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Ann Behav Med. 2004 Aug;28(1):20-8.

Socioeconomic status and perceptions of access and safety for physical activity.

Author information

1
Preventino Research Center, Arnold School of Public Health, University of South Carolina, Columbia 29208, USA. dkwilson@sc.edu

Abstract

BACKGROUND:

Environmental factors may play an important role on influencing physical activity (PA) behaviors.

PURPOSE:

Perceptions of access and safety for PA were compared among residents who were stratified as low or high in socioeconomic status (SES).

METHODS:

Residents of a U.S. southeastern county (N = 1,194, 18-96 years of age) were contacted using a random-digit-dial method and asked about neighborhood and community environmental supports for PA. A Geographic Information System (GIS) was used to identify trails, sidewalks, public recreation facilities, and violent crime incidents.

RESULTS:

A cluster analysis identified 10 census tracts as low SES and 11 census tracts as high SES (median household income, owner-occupied houses). More African Americans (66.5%) than Whites (33.5%) were classified as living in low-SES areas. Respondents from low-SES areas also reported engaging in less PA based on Centers for Disease Control and Prevention and American College of Sports Medicine recommendations than respondents from high-SES areas (p <.05). Respondents from low-SES (vs. high-SES) areas reported higher perceptions of neighborhood crime, unattended dogs, unpleasantness of neighborhoods, untrustworthy neighbors, and less access to public recreation facilities (ps <.05). GIS data for presence of sidewalks, recreation facilities, and crime did not support these differences in perceptions; however, respondents from low-SES (vs. high-SES) areas had substantially fewer trails. Having and using trails in one's community predicted sufficient PA and walking for 150 min/week for low-SES respondents but not for high SES respondents (ps =.05, adjusted for covariates).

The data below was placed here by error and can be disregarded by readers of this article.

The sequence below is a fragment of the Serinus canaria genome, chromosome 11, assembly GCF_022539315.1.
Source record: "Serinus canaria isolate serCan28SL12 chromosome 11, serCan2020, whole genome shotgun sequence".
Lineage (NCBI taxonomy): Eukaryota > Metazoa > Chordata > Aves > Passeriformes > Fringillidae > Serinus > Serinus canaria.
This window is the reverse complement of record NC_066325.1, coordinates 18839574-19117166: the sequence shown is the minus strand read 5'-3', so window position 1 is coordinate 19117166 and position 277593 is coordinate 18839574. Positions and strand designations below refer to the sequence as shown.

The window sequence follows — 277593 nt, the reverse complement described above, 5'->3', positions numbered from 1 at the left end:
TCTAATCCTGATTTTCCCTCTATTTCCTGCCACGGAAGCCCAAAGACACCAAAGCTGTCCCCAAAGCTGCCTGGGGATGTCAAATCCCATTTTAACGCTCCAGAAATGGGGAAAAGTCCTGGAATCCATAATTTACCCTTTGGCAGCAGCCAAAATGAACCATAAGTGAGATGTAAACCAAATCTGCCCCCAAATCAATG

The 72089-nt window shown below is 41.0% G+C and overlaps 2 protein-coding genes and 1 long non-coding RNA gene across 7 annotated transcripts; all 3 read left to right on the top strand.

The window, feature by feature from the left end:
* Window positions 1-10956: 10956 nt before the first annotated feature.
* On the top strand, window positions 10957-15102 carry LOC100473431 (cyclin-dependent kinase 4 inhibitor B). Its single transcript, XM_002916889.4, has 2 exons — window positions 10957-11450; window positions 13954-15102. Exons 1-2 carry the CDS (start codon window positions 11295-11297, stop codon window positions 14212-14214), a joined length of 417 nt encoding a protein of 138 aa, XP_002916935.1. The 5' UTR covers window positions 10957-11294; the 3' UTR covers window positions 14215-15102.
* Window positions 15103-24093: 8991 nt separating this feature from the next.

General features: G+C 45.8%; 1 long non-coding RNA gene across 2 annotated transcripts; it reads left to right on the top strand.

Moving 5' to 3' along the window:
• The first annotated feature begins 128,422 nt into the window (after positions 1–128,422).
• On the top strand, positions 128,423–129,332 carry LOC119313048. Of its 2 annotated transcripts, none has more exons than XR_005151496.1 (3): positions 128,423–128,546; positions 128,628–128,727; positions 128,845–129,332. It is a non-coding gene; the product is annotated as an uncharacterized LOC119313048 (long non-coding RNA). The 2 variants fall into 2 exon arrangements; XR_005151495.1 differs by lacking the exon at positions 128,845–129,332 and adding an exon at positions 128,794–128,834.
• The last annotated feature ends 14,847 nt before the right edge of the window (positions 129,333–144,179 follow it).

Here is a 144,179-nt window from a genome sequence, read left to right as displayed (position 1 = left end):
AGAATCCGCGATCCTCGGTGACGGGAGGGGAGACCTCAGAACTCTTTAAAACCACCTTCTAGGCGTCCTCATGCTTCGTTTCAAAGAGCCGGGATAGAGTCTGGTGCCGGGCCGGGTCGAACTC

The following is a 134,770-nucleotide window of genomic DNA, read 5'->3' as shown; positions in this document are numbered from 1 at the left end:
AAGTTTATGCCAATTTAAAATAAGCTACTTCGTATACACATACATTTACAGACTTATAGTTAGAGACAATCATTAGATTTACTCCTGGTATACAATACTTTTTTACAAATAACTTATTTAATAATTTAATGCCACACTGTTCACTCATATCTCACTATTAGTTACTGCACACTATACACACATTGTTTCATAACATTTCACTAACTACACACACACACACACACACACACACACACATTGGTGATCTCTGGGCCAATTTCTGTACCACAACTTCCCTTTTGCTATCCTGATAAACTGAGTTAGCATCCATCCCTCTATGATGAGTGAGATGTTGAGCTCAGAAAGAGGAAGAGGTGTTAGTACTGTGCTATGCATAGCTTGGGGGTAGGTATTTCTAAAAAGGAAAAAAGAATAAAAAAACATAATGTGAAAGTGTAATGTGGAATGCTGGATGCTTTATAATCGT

CONCLUSIONS:

Having access to trails is an important environmental feature among low-SES communities and should be the focus of future community-based PA interventions.

PMID:
15249256
DOI:
10.1207/s15324796abm2801_4
[Indexed for MEDLINE]
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